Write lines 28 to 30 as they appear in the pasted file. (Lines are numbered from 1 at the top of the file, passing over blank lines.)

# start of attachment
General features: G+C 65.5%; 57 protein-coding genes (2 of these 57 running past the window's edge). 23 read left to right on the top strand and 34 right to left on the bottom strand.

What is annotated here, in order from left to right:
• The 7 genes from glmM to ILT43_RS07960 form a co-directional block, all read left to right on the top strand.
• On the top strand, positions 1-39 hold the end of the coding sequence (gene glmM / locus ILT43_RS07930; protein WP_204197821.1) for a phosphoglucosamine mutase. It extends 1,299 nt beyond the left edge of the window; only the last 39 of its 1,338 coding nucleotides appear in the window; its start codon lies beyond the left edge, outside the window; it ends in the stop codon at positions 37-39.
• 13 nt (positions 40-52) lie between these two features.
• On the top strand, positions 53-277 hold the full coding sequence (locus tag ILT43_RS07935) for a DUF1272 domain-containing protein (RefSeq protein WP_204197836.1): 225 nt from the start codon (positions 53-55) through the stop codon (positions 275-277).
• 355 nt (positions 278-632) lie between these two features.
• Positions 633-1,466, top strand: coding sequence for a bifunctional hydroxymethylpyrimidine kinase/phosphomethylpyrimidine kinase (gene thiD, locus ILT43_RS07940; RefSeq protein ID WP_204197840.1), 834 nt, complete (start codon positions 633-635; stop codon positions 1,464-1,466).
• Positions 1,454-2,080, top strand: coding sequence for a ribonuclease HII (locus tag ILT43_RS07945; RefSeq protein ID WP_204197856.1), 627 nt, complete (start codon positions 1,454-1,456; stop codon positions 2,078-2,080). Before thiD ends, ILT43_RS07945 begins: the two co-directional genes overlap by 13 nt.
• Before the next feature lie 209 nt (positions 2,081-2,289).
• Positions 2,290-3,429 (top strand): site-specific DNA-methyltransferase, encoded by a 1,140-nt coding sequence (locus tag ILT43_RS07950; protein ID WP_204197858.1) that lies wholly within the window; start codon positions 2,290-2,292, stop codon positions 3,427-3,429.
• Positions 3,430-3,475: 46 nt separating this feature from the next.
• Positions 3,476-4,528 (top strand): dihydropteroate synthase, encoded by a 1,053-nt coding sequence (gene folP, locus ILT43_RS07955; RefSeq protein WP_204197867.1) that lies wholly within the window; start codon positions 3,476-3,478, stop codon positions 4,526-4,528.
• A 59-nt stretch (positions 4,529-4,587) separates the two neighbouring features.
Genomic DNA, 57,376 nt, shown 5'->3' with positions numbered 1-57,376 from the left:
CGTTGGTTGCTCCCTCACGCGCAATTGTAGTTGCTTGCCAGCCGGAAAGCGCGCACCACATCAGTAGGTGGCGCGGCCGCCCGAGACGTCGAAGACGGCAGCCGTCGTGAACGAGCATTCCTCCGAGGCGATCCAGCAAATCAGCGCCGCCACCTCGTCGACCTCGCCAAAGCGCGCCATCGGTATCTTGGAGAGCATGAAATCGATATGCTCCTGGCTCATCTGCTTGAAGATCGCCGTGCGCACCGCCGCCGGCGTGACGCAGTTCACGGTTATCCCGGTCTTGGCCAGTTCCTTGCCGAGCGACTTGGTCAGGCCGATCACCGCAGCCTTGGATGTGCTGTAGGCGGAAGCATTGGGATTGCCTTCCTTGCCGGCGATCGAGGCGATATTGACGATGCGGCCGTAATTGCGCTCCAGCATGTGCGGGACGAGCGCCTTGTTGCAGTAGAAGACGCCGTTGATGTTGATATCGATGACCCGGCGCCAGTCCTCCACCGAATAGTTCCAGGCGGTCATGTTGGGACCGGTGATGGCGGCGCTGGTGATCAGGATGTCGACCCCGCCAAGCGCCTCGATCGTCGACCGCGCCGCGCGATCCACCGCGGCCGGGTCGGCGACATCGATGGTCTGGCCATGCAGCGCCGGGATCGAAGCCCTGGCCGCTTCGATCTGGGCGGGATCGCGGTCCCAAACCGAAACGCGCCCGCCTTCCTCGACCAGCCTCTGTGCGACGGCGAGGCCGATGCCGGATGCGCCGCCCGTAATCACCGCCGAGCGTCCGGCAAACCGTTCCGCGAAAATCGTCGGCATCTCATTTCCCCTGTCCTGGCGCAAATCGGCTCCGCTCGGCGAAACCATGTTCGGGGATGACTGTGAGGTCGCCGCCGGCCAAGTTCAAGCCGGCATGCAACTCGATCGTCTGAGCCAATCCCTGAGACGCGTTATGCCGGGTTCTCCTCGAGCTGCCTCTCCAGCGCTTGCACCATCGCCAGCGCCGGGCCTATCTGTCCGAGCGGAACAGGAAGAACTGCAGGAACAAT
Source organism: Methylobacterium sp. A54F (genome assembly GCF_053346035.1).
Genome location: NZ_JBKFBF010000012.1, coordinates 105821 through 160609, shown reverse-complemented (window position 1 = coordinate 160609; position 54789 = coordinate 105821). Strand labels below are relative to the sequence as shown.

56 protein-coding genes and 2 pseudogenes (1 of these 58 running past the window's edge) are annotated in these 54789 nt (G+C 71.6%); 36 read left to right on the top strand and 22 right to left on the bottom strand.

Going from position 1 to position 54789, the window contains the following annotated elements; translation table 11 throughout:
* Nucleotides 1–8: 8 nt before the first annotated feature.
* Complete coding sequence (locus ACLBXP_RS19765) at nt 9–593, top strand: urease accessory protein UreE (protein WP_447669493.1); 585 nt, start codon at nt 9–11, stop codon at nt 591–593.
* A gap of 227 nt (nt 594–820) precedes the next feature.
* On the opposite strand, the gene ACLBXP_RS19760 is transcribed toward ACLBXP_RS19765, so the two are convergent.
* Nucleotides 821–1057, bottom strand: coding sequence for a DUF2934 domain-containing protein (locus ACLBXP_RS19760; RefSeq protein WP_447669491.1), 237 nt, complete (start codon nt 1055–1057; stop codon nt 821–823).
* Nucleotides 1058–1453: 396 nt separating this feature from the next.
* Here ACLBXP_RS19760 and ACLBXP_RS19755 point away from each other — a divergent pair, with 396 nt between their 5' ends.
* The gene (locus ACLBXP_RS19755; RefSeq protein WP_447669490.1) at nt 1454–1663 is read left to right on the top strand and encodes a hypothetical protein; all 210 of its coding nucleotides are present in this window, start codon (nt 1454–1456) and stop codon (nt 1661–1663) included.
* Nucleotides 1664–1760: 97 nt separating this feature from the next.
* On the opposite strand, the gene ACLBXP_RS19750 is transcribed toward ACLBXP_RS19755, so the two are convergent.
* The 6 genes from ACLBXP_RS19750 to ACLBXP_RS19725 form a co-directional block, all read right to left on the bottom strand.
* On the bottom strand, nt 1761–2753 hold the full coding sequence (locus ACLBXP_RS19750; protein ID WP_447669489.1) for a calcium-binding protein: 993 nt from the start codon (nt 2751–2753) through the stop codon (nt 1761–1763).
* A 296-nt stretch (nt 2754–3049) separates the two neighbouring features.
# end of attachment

* The gene (locus ACLBXP_RS19755; RefSeq protein WP_447669490.1) at nt 1454–1663 is read left to right on the top strand and encodes a hypothetical protein; all 210 of its coding nucleotides are present in this window, start codon (nt 1454–1456) and stop codon (nt 1661–1663) included.
* Nucleotides 1664–1760: 97 nt separating this feature from the next.
* On the opposite strand, the gene ACLBXP_RS19750 is transcribed toward ACLBXP_RS19755, so the two are convergent.